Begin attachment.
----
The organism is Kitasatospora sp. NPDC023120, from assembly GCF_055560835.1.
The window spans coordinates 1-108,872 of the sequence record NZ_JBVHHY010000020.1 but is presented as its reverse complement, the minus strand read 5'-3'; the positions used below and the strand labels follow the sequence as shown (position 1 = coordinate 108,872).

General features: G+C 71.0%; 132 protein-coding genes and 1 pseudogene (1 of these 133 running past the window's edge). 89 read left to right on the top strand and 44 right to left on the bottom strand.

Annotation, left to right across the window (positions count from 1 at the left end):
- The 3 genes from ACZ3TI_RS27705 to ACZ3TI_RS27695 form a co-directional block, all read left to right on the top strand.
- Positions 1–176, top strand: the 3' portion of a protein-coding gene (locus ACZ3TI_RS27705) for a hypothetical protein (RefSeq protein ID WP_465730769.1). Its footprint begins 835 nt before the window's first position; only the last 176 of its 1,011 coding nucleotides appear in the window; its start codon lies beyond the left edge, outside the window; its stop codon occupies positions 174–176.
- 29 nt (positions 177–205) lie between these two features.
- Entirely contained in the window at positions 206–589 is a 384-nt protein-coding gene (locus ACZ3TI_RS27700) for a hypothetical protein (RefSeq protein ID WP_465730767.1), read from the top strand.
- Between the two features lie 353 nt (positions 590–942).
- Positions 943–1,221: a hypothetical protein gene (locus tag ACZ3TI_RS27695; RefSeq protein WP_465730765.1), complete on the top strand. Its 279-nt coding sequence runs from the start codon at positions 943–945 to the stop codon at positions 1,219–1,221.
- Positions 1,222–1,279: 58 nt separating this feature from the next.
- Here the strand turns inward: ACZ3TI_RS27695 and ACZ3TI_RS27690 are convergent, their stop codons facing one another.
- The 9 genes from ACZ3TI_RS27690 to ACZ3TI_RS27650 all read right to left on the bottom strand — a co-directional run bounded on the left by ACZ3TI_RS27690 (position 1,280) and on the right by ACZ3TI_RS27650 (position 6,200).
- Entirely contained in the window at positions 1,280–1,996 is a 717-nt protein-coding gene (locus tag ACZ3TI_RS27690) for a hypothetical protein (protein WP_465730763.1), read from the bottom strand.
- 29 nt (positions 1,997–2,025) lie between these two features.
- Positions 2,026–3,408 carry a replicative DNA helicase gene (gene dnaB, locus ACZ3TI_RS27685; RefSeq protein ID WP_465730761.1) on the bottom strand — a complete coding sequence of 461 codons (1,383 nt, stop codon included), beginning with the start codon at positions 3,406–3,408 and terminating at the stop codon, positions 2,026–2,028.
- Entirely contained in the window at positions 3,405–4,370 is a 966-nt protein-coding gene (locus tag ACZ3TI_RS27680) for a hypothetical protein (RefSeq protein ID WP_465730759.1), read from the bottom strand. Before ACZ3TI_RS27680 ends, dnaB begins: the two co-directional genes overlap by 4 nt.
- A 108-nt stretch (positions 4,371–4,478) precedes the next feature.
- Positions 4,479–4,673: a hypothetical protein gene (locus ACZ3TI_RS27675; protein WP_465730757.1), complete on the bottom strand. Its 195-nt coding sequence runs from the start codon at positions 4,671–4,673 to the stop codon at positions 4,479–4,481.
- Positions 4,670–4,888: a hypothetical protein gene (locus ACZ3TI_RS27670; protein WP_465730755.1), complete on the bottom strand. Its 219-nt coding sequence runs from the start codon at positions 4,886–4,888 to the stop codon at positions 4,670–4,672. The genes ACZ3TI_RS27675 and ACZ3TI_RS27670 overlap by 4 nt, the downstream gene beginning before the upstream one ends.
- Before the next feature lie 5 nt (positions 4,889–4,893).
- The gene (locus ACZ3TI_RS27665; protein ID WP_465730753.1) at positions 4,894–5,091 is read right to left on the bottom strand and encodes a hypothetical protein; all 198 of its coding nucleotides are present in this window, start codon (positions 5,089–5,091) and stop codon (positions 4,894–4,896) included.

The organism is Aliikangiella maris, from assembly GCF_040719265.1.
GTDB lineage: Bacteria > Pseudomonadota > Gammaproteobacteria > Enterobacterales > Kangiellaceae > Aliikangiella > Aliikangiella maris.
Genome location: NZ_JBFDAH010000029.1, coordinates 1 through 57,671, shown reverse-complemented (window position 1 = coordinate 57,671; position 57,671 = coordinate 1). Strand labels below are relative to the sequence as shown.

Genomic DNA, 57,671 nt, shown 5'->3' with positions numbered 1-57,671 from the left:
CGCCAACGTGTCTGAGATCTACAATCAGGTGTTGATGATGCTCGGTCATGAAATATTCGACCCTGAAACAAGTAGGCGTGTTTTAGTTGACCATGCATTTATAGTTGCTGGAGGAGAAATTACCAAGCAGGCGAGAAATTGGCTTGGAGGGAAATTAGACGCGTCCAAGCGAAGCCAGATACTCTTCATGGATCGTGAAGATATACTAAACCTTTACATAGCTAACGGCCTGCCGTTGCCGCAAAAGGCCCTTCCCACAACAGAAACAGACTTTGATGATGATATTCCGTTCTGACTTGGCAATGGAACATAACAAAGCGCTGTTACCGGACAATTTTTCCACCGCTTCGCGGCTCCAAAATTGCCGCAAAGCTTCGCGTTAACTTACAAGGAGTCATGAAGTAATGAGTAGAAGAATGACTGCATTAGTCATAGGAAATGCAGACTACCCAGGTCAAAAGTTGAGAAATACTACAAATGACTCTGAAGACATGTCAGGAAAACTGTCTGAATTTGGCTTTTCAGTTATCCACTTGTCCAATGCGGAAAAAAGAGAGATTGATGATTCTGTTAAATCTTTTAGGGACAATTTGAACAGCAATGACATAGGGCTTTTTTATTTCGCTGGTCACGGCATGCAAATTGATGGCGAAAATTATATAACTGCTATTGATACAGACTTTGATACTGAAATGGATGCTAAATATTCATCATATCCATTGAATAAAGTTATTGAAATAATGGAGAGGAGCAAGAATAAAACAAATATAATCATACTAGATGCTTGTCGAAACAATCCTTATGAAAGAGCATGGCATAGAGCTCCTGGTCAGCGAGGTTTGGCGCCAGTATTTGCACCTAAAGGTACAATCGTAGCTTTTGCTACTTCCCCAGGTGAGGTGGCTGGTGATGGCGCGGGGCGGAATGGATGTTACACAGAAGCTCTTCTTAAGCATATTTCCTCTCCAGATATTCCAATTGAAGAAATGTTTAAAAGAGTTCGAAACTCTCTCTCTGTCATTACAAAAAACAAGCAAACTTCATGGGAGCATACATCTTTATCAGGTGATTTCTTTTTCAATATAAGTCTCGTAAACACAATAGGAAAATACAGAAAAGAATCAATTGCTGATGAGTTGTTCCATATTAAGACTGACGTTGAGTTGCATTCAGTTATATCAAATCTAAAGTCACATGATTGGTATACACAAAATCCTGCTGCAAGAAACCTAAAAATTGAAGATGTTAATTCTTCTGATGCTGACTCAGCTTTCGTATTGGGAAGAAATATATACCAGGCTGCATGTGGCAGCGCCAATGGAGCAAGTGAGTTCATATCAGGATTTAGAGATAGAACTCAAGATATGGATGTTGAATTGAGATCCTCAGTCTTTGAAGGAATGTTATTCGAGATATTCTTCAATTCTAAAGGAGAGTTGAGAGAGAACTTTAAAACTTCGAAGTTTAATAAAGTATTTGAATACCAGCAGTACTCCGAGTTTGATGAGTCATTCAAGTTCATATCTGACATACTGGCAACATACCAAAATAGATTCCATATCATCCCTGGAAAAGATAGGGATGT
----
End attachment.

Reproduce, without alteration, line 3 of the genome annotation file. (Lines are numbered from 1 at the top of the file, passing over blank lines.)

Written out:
General features: G+C 71.0%; 132 protein-coding genes and 1 pseudogene (1 of these 133 running past the window's edge). 89 read left to right on the top strand and 44 right to left on the bottom strand.